UAW, Fiat Chrysler avoid strike; reach tentative deal
The United Auto Workers and Fiat Chrysler Automobiles avoided a potential strike by reaching a new tentative contract before a Wednesday night deadline.
No details were released about the deal, which the union says “secured significant gains.” The agreement was announced roughly 36 hours after the union imposed the 11:59 p.m. Wednesday strike deadline and a week after 65 percent of union members voted against the first tentative deal.
“We heard from our members, and went back to FCA to strengthen their contract,” UAW President Dennis Williams said in a statement early Thursday morning, minutes after the strike deadline passed. “We’ve reached a proposed tentative agreement that I believe addresses our members’ principal concerns about their jobs and their futures. We have made real gains and I look forward to a full discussion of the terms with our membership.”
Fiat Chrysler confirmed the tentative deal was reached, minutes after the union announced the deal on factory floors and through social media. The company declined to discuss details of the new agreement, saying it “cannot discuss the specifics of the agreement pending a vote by UAW members.”
Many workers who talked to The Detroit News said they were happy that a strike was averted. It would have been the first strike for a Detroit automaker since 2007.
“I was relieved – I think a lot of people are,” said Craig Harper, a skilled tradesman at Warren Truck Plant, as he left the facility after the announcement. “I didn’t want to strike.”
The deal, according to the union, was reached after “a lengthy bargaining process.” The UAW Chrysler Council – made up of local leadership across the country –will meet at 11 a.m. Friday in Detroit to discuss and vote on the agreement. Then, it’s once again up to the 40,000 rank-and-file members at Fiat Chrysler to decide if it’s satisfactory.
Ken Mefford, a 20-year veteran worker at Warren Truck, said avoiding a strike was a relief. But he hopes negotiators didn’t just repackage the failed deal.
“It’s great that were not going on strike, but if it’s the same deal as before we could be going through this all over again,” he said. “The devil’s in the detail.”
After the first deal was rejected, industry analysts speculated that negotiators would have to prepare an entirely new deal instead of patching holes in the initial failed contract.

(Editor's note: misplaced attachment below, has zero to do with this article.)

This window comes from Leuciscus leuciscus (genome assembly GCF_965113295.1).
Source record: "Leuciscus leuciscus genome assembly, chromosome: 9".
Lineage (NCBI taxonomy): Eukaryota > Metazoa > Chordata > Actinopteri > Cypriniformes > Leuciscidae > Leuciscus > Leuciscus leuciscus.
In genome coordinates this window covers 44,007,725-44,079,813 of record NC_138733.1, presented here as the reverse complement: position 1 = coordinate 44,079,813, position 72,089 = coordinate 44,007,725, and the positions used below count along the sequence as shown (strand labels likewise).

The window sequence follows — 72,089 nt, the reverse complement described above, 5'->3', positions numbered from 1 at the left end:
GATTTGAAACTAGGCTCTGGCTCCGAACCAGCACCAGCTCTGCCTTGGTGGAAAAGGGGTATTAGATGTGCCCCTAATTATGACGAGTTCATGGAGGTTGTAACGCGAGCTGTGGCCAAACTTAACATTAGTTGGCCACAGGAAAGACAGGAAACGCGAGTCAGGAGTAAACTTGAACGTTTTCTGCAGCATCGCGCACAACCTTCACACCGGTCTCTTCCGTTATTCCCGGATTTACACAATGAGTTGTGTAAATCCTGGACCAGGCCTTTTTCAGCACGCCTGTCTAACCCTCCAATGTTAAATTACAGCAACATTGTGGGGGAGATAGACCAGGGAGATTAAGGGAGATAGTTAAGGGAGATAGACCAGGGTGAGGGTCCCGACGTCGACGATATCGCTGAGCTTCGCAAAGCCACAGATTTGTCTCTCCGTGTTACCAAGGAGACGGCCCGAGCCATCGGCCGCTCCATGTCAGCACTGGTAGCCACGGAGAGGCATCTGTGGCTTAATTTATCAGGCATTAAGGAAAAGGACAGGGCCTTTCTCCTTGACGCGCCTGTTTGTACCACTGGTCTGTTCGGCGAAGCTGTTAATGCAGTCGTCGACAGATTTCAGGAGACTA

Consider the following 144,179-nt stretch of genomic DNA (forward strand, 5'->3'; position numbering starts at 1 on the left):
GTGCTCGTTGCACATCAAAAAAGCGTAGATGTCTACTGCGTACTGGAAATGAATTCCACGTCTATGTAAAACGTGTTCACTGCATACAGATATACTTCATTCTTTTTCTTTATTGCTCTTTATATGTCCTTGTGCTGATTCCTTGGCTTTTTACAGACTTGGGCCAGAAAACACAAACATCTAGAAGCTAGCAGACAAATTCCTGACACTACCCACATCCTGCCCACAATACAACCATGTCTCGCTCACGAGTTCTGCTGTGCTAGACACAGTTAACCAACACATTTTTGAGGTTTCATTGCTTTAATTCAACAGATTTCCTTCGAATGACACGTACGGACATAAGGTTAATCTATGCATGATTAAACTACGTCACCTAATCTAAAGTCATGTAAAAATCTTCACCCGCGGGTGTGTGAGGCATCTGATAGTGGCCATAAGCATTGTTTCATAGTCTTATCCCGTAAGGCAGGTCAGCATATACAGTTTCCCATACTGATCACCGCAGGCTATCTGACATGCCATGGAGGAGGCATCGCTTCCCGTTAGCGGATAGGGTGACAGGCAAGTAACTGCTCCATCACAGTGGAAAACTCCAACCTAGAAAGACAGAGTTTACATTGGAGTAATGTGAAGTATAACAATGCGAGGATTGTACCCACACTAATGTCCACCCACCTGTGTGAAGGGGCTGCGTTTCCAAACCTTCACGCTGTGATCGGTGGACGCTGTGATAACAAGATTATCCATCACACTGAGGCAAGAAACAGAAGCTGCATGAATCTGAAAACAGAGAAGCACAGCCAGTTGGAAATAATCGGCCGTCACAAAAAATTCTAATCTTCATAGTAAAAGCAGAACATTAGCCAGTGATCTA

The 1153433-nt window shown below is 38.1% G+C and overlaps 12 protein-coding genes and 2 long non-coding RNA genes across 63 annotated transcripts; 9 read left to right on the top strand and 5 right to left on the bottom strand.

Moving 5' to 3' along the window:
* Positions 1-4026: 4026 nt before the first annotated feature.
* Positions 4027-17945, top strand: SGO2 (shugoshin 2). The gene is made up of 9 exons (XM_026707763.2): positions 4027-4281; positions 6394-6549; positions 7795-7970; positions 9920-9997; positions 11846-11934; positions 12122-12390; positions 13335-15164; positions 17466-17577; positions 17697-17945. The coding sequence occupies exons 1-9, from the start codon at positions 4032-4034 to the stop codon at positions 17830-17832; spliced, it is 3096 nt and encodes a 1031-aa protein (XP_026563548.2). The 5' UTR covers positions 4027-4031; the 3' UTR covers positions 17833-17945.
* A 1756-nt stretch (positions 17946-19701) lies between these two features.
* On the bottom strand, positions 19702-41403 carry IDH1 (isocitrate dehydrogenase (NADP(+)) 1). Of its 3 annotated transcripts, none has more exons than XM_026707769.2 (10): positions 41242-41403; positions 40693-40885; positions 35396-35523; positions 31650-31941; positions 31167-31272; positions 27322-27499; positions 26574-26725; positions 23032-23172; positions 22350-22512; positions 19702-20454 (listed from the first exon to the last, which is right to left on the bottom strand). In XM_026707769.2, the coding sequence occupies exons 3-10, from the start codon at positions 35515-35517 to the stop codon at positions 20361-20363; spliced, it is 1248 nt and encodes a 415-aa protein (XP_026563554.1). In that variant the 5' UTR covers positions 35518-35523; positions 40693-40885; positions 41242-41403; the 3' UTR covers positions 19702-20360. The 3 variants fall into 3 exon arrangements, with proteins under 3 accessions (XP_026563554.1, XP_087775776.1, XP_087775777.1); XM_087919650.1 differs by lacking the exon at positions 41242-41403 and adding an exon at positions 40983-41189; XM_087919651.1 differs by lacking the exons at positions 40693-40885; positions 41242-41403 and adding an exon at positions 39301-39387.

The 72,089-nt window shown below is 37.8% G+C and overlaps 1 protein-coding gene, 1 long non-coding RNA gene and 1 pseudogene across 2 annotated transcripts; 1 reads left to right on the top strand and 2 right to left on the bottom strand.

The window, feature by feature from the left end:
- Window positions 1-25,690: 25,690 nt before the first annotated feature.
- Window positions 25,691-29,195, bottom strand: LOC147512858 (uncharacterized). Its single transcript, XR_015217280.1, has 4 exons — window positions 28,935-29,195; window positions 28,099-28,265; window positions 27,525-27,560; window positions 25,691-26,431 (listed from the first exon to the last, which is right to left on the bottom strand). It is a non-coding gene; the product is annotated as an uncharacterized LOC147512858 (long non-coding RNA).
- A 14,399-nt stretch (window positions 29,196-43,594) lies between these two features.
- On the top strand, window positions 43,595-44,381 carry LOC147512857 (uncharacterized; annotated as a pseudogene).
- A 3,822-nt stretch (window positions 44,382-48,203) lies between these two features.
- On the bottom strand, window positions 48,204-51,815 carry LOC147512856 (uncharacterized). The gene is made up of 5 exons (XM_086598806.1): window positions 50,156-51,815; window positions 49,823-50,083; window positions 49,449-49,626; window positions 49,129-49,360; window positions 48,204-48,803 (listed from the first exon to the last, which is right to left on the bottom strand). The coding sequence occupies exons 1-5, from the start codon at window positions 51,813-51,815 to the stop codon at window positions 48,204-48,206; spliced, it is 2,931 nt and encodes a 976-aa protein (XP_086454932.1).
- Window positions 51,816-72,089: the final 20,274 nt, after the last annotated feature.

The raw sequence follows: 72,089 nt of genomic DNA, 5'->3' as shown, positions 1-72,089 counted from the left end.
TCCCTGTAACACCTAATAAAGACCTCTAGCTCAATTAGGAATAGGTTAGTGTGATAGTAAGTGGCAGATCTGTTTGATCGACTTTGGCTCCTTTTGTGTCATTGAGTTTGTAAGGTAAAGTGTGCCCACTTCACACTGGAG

“I anxiously await details to see how it comes out,” Kristin Dziczek, Center for Automotive Research director of the Industry & Labor Group, said early Thursday morning. “I hope it’s enough to meet the members’ expectations.”
Included in the tentative agreement voted down was a $3,000 signing bonus that was $500 less than the last contract; a 3 percent pay raise for legacy workers in the first and third years of the contract; and increases to wages of entry-level workers, who would have started at $17 an hour, up about $1.
Entry-level workers could have seen their top wage increase to $25.35, up from $19.28. The deal also included better profit-sharing based on North American profit margins.
Members say they opposed the first deal for various reasons: It failed to eliminate a tier-two wage structure that has divided workers. It did not fully explain a new health care co-op. And it failed to detail $5.3 billion in plant investments that reportedly would move nearly all car production to Mexico in exchange for more profitable pickups and SUVs built in the United States.
Many workers also voiced concern over a lack of communication during negotiations between the union and automaker – a problem the union has tried to correct with a number of updates this week, including blunt, to-the-point statements from Williams and UAW Vice President Norwood Jewell.
By the time leadership meets Friday, the union will have compiled a summary of the contract known as a “highlighter.” Many workers and industry analysts criticized the highlighter for the failed agreement, saying it wasn’t clear and lacked details about certain issues.
The union’s contract with Fiat Chrysler and its crosstown rivals General Motors Co. and Ford Motor Co. expired on Sept. 14.
Both GM and Ford indefinitely extended their contracts, as the union focused on Fiat Chrysler and announced the first tentative deal Sept. 15.
After the first deal with Fiat Chrysler was rejected, the union could have shifted its bargaining focus to one of the other automakers but decided to resume the talks late last week.
Staff writer Louis Aguilar contributed